With such a strong damline, racetrack performance and tracing back to legendary matriarch Minnehaha, Imperial Count possessed the right credentials to become a successful sire.
His own dam Miss Imperial won 12 races at 2 and 3 years old, taking a record of 1:53.6 with three of her foals being sub 1:58 performers whilst granddam Rush Light left 4 winners from 5 foals and great granddam Starlight Sue left 4 winners from 8 foals.
Arriving late into New Zealand during the 2013-14 breeding season to Jonathon McNeil's Barra Equine Stud in Canterbury, Imperial Count served only 15 mares in what proved to be a rather truncated breeding season.
A decision was made to switch him to Lemon Tree Stud ( Ross Gange ) Shepparton in Victoria for the 2014-15 season where he served 28 mares, staying on for the 2015-16 season where he was to serve a further 22 mares.
In an ironic twist, having been returned to New Zealand for the 2016-17 breeding season, Imperial Count's sons and daughters have been "on fire" in Australia in recent times.
Apart from Keayang Livana, his flag has been consistently waved by his sons and daughters the likes of Monaro Mia, Countess Chiron, Glengariff and Who's Countin. You will hear a lot more of these names in the months and years to come simply because they are so genuine, just like their father was on the track.
From 2016-17, Imperial Count has served books of 3, 17, 24, and 15 in the 2019-20 season so has struggled to gain any real Commercial appeal from his new Canterbury base at Phoebe Standardbreds but now that he has proven he can leave a Group 1 winner off the back of very low numbers we hope New Zealand trotting breeders will take notice of the fact that Imperial Count "has kicked a Stephen Donald like goal" as a springboard to his future stallion career being still only a relatively young stallion at just 12 years of age.
Winners to date for Imperial Count have come from mares by Sundon ( 4 winners including Keayang Livana ), Wrestle ( Monaro Mia ), Gee Whiz II ( Imperial Whiz ), Monarchy ( Phoebe Imperial ), Bacardi Lindy ( Imperial Countess ) and Grinfromeartoear ( Imperial Poet ).
The last-mentioned of this list has a dam by pacing sire Grinfromeartoear but it comes as no surprise to us here at Premier Pedigrees that this blood has "nicked" with Imperial Count's bloodlines.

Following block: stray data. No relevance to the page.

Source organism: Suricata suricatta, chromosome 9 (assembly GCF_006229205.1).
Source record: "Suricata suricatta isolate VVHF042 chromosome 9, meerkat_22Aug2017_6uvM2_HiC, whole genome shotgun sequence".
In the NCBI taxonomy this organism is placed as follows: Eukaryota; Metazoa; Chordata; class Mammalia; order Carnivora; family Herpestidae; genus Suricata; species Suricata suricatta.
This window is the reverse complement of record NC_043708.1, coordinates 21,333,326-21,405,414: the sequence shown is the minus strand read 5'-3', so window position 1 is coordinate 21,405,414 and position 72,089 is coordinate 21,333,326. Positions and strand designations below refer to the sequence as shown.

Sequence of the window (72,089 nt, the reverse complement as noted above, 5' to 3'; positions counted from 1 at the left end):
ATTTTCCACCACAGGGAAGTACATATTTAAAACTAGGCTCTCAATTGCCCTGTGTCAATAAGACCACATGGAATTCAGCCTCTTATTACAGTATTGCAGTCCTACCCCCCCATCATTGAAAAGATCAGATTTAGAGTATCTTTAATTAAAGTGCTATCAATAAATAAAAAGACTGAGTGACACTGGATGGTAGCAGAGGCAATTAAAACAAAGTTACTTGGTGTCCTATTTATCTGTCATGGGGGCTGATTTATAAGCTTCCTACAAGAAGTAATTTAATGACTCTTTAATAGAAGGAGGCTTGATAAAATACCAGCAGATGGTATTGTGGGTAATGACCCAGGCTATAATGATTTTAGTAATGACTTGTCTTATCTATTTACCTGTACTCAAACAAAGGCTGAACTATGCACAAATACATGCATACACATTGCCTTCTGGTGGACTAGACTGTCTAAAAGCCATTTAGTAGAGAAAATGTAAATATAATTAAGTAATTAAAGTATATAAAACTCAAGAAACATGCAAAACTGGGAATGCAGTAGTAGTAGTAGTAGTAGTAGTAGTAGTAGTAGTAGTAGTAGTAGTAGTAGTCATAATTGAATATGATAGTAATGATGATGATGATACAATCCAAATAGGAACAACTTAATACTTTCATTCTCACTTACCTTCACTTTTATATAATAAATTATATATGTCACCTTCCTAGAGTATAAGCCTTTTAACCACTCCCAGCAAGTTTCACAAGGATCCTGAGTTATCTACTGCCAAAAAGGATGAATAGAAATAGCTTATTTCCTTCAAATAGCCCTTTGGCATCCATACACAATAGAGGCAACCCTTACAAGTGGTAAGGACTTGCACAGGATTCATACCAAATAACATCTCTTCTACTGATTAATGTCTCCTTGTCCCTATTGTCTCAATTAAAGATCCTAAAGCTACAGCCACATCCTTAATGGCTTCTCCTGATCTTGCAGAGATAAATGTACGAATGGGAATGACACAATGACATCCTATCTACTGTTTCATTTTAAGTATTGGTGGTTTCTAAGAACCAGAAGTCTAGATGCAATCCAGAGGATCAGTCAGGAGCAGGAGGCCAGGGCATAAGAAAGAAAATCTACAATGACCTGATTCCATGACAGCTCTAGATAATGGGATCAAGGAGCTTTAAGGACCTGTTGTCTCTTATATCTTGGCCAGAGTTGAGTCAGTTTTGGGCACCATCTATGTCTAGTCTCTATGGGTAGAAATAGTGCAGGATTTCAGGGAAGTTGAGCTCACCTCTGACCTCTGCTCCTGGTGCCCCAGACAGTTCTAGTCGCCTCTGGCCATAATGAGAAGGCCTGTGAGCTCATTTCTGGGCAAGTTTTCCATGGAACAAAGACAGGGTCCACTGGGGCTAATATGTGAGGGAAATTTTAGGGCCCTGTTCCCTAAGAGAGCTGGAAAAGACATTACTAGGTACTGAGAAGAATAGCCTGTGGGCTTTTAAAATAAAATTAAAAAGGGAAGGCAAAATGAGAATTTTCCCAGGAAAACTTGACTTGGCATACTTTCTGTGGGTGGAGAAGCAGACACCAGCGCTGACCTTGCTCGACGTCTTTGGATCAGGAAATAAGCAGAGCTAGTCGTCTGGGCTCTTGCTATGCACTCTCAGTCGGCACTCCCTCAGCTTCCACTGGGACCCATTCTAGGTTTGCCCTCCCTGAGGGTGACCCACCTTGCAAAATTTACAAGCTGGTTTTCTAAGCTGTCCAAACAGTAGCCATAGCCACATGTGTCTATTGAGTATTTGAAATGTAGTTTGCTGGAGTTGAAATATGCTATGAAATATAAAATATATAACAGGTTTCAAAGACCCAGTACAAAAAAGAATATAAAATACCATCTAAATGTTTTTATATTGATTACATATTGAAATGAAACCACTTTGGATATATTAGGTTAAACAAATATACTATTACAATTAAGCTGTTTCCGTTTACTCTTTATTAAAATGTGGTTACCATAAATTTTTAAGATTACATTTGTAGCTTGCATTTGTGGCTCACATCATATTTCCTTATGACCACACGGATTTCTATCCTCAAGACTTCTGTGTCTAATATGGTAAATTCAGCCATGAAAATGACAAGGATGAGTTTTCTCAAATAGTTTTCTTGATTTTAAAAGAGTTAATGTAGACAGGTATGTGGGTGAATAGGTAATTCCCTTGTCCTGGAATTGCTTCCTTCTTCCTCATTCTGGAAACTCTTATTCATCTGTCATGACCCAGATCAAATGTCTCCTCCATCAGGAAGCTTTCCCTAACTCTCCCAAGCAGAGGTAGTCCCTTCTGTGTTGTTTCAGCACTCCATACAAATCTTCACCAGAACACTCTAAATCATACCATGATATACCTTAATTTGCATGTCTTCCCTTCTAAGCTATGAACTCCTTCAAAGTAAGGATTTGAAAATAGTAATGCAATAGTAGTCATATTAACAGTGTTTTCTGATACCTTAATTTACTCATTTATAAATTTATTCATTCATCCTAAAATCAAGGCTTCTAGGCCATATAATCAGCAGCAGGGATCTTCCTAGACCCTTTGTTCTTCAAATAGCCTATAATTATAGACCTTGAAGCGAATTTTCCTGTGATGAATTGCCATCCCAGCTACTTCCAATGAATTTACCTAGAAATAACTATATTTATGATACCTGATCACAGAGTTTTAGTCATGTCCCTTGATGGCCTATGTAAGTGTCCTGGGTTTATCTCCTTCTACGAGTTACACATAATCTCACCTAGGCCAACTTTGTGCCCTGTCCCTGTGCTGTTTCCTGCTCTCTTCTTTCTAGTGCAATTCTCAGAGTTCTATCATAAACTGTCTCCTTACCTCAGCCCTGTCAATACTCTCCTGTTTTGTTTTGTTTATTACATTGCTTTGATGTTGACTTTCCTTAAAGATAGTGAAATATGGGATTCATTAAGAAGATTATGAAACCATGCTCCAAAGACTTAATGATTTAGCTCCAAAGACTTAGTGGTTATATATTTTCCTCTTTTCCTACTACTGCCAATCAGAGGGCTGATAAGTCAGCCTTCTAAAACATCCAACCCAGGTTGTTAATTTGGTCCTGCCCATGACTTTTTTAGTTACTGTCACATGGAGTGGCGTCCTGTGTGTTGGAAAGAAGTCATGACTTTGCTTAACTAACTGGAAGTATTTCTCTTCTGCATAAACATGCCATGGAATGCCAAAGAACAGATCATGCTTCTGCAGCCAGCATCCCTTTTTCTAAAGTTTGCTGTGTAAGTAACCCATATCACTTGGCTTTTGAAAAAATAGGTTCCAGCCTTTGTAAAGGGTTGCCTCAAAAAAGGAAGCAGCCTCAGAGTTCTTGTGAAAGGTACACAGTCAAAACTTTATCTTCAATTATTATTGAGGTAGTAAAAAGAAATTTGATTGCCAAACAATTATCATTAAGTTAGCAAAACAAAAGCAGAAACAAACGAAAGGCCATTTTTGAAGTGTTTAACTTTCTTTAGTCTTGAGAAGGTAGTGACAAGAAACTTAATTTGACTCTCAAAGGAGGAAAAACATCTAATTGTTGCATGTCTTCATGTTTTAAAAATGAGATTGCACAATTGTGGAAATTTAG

And here is where New Zealand and Australian breeders of trotter's should take note.
Grinfromeartoear's pedigree is full of lines of the grand old matriarch, Spinster. Some refer to her as being the "Queen of Matriarchs". And there are bountiful trotting mares out there that hold the presences of Spinster's sons and daughters, Light Brigade being one that readily springs to mind.
Breed them to Imperial Count and you may just get a pleasant surprise for your very modest outlay ( currently standing at NZ $1500+gst ),
Why?, do you say. The answer, we say, is because of the common genetic denominator that exists.
Spinster is tail female to Minnehaha. So too is Imperial Count!!!
In the case of Imperial Poet ( out of a mare by Grinfromeartoear ), the blood of Minnehaha ( via Spinster and her tribe of descendants ) is being returned to Imperial Count's very own line of direct maternal descent which also traces directly to Minnehaha.
And if you are a follower of effective breeding techniques, you will be aware that returning this same good blood from your mare to the stallion's "bottom line" is a well-recognised and practised breeding formula ( used in both equine codes ) for the creation of speed enhancement.
A high value stallion at a rock bottom Stud Fee shapes Imperial Count as a stallion promising an excellent return on investment as well as giving the "Wee man" with a passion for the sport, a helping leg up.
Premier Pedigrees was born out of Ken Mackay's passion for horse pedigrees to offer a very affordable pedigree matching service and valuable recommendations to new and existing Australian and New Zealand clients for both thoroughbred and standardbred mares.